Recent work has demonstrated that glucocorticoids, nucleoside analogues, and other cancer chemotherapeutics induce apoptosis in chronic lymphocytic leukemia (CLL) cells. In this study, we investigated the involvement of protease activation in these responses using selective peptide inhibitors of the interleukin-1β converting enzyme (ICE)/caspase family and a Ca2+- activated protease we recently implicated in thymocyte apoptosis. Apoptosis was associated with proteolyric cleavage of poly(adenosine diphosphate [ADP]- ribose) polymerase (PARP) and increased caspase protease activity, and cell- permeant caspase antagonists [zVAD(OMe)fmk and Boc-D(OBzl)cmk] blocked apoptosis in response to the glucocorticoid methylprednisolone or the nucleoside analogue fludarabine, indicating that caspase activation was required for these responses. However, a peptide-based inhibitor of the Ca2+-dependent lamin protease (zAPFcmk) also completely suppressed DNA fragmentation and the cleavage of lamin B1. Strikingly, treatment of cells with zAPFcmk alone led to characteristic PARP cleavage, depletion of the precursor forms of two ICE family proteases (CPP32 and ICH-1), and phosphatidylserine exposure, suggesting that blockade of the lamin protease led to activation of the ICE family. Our results implicate the lamin protease as a target for Ca2+ during chemotherapy-induced apoptosis in CLL lymphocytes, and they identify a novel functional interaction between the protease and members of the ICE family.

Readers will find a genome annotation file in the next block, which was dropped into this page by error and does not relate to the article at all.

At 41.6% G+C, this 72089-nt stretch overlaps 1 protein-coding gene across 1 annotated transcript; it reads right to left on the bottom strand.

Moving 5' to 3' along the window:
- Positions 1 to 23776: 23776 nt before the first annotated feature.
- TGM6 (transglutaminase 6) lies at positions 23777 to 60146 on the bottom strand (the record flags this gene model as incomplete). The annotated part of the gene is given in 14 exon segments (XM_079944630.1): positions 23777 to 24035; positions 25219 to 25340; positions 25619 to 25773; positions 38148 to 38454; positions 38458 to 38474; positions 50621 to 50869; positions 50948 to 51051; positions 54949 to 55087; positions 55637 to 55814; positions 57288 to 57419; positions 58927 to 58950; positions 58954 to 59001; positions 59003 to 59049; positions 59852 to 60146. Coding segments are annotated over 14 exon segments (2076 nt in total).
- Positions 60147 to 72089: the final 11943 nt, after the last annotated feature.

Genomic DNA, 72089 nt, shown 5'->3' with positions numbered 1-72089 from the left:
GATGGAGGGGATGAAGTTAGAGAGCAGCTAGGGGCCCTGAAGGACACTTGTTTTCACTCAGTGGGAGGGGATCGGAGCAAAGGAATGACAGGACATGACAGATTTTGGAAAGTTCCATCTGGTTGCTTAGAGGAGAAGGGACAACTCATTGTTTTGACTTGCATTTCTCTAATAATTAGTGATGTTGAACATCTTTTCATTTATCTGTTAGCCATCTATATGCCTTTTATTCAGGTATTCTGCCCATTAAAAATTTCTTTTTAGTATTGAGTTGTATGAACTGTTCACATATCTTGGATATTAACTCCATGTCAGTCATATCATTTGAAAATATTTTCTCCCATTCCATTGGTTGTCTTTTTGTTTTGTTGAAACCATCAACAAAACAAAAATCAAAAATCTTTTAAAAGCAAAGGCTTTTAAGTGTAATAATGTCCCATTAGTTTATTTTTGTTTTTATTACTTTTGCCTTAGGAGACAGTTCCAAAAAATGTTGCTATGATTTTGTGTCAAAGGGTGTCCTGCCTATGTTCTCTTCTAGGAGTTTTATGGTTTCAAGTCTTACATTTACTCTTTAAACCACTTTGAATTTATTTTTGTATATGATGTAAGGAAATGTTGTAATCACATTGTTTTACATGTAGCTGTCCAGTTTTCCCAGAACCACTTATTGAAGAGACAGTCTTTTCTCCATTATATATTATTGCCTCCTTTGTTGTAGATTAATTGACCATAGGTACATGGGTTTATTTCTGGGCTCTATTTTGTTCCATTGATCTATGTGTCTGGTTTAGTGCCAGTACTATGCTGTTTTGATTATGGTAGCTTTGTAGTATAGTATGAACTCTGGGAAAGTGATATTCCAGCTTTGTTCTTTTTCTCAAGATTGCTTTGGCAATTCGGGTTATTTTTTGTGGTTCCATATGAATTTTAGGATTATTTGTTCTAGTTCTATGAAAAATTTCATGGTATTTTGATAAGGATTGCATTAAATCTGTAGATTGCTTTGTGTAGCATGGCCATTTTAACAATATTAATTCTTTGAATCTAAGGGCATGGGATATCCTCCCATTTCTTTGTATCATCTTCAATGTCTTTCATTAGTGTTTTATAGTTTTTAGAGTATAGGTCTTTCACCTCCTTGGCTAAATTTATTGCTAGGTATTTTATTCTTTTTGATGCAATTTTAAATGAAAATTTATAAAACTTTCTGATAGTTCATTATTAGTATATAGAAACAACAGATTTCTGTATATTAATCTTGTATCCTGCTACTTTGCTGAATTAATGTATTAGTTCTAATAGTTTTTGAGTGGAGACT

ASJC Scopus subject areas
- Cell Biology